“I found it fascinating how cultures in Kashmir coexist. Persian craft techniques had arrived hundreds of years ago in that single small valley which I visited during my time in Kashmir. Local craftspeople gave it a distinctive shape. I asked myself how I could harmonise this cultural craft skill with contemporary design.”
Seen from the outside, these complicated patterns, some of them floral, seem shrouded in mystery. The same could be said of this workers’ community, which gives the impression of being very private.
“It’s understandable, when a technique handed down from generation to generation is both unique and responsible for ensuring the community’s income. If they shared a large part of their knowledge with outsiders, it would lead to commercialisation which would in turn reduce its value.”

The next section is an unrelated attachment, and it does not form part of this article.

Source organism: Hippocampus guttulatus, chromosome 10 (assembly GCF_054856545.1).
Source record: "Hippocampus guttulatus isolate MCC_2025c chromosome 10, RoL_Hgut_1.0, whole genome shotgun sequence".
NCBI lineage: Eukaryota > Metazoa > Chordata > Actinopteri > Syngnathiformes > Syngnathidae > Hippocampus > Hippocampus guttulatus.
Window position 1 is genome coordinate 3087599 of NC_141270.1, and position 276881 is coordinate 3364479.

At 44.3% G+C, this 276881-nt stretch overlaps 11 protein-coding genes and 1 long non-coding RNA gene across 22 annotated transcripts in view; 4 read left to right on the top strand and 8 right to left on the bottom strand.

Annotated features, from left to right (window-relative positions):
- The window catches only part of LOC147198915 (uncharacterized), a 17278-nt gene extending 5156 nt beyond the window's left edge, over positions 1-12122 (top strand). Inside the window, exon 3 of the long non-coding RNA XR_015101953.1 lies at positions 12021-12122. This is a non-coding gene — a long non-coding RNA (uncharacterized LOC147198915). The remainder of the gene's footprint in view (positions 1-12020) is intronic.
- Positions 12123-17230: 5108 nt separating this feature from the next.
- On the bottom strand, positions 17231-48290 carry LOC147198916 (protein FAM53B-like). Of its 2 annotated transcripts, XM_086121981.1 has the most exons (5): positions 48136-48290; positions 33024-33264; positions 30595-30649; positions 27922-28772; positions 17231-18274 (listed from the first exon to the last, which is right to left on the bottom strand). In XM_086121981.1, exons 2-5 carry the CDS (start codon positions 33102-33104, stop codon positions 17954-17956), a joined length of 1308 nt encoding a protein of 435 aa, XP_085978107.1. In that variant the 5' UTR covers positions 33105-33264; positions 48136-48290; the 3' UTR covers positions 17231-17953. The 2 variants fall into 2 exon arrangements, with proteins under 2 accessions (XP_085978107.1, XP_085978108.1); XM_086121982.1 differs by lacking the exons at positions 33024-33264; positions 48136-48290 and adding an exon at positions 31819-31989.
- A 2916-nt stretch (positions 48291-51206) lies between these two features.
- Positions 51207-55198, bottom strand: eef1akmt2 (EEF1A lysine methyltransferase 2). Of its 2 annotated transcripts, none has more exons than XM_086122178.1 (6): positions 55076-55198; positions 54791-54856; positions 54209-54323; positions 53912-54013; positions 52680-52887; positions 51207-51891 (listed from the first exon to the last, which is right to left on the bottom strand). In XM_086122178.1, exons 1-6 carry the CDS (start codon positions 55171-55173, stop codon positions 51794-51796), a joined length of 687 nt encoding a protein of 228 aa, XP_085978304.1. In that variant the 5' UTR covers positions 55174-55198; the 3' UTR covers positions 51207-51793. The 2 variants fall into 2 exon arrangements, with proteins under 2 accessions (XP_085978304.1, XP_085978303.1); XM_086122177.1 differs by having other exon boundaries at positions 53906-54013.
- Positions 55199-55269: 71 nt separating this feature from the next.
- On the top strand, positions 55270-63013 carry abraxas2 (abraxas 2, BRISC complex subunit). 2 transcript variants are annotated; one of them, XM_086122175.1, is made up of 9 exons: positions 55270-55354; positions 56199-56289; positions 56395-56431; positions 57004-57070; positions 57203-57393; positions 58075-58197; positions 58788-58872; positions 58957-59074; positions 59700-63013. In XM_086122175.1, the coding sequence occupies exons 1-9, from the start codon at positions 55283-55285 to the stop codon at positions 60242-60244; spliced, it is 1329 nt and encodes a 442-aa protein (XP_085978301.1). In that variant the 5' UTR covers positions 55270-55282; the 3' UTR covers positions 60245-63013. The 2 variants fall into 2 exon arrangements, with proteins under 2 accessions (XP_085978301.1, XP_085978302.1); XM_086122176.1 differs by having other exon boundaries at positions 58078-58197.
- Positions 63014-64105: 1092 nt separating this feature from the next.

You soon also used terracotta with a traditional lacquering technique. Where did you come across this?
“In Channapatna, not far from Bengaluru, where they make beads and toys from oleander wood. It doesn’t pay well, which means few people are prepared to practise this ancient craft. The lacquering is based on a unique technique which I’m experimenting with, and the result was a bamboo chair using this lacquer. This in turn encouraged the craftspeople to tread new paths, without having to take up new tools. Later, I turned my attention to terracotta. I saw the diversity in Indian ceramics, like those in the state of Manipur, and studied traditional cooking methods. It reminded me of my childhood, when my grandparents cooked in terracotta vessels over a wood fire. Terracotta gives food an earthy flavour; I really like it. I’m currently focusing on hand-woven textiles, stonework and other techniques for employing sustainable materials.”